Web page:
Ernie goes to Dubrovnik pt. 2 (Oct 2014)

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After struggling through the previous day’s travels in Montenegro with an upset stomach, it was with great relief that I woke up the next morning feeling much better. I was worried it might linger for a while, as illnesses have a habit of doing where I live in Hong Kong, but it seemed to have disappeared rather quickly overnight. We had a mostly blank agenda when we emerged from our Airbnb and shuffled into the sunny lanes and markets of the old town. The skies were blue, the morning breezes smelled faintly of the sea, and we soon joined the streams of tourists strolling up and down the wide stones of the Stradun.

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In recent years, Dubrovnik has become a popular port-of-call for cruises in the Mediterranean, and groups of off-shore passengers ambled quietly through the mostly empty morning streets. As the sun continued to rise, chipper young tour guides waved their little flags as retirees held hands and shared memories and gelato. A costumed man set up a row of wooden perches for his exuberant pandemonium of parrots, while a groom and his groomsmen serenaded his radiant bride looking out through an open window. Ashley and I found a table at an outdoor cafe, enjoying our simple breakfast and observing the comings and goings of a typical Dubrovnik morning, before ducking into a shop on the Stradun to indulge in a little gelato ourselves.

Dubrovnik’s claim to fame is the extensive fortification system that has protected the old town and the vibrant maritime culture within since the Middle Ages. The thick curtains of land and sea walls, towers, gates, fortresses, and arsenals were built and continually restored and expanded from the 12th century to the 17th century, as the Republic of Ragusa deftly navigated the political waters of its time. Threatened by the much larger kingdoms of the Venetians, the Serbians, and the Ottomans at various times throughout its history, they were able to survive and even thrive behind their indomitable walls. With gelatos in hand, Ashley and I climbed up the narrow staircase by the Pile Gates to the top of the wall, looking down at the distinct red roofs of the old Ragusan capital.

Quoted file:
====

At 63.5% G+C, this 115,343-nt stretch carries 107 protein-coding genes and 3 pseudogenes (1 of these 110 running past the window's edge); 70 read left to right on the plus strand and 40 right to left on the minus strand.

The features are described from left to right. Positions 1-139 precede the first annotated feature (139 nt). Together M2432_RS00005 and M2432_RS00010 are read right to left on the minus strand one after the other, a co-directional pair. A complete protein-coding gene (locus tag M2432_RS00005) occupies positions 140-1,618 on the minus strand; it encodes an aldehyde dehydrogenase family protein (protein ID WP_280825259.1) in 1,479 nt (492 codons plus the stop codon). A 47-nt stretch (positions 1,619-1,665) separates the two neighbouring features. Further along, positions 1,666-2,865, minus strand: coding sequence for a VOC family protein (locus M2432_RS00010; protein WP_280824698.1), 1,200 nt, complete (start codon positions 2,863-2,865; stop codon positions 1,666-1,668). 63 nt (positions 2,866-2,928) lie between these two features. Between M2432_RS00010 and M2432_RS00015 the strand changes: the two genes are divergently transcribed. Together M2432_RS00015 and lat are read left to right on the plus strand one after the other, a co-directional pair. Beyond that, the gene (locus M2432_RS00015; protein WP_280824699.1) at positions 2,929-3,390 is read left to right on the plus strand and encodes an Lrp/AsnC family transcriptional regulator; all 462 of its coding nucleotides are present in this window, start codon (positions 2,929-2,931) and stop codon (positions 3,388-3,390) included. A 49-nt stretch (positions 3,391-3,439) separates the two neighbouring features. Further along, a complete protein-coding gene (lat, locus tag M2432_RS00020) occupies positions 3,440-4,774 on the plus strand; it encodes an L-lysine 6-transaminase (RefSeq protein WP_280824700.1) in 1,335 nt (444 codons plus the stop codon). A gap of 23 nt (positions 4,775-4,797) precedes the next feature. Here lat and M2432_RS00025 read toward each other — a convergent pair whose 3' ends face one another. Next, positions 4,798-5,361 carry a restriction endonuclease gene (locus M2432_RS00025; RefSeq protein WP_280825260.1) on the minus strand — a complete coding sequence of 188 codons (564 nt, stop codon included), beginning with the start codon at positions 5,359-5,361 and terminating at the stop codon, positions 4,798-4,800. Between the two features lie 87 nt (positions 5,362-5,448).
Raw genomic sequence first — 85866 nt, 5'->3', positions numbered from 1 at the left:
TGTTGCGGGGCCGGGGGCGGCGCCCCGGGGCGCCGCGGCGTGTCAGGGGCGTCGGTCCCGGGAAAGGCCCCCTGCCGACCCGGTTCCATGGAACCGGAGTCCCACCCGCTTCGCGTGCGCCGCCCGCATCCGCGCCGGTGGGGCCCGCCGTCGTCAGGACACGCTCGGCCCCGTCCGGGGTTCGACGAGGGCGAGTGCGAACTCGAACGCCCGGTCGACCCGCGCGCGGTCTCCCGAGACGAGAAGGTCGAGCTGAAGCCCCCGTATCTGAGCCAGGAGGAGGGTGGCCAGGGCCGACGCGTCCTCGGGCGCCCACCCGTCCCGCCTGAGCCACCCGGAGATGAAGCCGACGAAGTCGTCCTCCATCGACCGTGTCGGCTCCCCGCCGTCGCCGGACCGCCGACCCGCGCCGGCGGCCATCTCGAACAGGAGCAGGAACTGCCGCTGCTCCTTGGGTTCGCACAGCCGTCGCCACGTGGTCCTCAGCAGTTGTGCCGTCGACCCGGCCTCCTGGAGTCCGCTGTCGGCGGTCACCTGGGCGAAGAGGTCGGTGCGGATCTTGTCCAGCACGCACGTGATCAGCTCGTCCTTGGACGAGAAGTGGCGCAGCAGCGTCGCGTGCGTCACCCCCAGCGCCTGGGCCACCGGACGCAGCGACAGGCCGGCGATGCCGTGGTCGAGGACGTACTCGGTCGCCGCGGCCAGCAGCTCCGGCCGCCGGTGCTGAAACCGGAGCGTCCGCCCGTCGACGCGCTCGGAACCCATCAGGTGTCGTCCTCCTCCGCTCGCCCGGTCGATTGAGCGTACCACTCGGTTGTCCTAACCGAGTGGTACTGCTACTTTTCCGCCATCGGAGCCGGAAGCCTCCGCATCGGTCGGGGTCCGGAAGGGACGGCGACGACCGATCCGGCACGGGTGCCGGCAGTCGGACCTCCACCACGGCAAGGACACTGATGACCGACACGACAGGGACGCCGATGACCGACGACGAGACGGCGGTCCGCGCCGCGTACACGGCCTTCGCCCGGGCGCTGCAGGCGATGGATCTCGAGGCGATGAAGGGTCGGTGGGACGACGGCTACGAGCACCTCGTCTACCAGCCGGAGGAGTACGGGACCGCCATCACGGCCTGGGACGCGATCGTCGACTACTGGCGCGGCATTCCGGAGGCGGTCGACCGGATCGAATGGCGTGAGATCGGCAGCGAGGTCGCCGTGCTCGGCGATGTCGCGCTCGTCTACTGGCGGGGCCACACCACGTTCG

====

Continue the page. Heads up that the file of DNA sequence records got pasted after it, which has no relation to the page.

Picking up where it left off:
On the other side of the Pile Gates, just outside the city, stands the fortress of Lovrijenac. Built on top of a rocky promontory that overlooks the main gateways into the city, the story of Lovrijenac‘s construction in the 11th century is emblematic of Ragusa’s emergence from under the shadow of Venice. The Venetians had made plans to build their own fortress on that very location, thereby confirming their complete control over the main land and sea routes into the city. Word got out among the citizens of Ragusa however, and they quickly constructed their own fort while the Venetians were away gathering building supplies. When they returned a few months later, the earliest incarnation of Lovrijenac was already complete, and the Ragusans turned them away. Nowadays, it is most notable for its appearances in HBO’s Game of Thrones series, standing in for the Red Keep and overlooking the bay where the Battle of the Blackwater was filmed.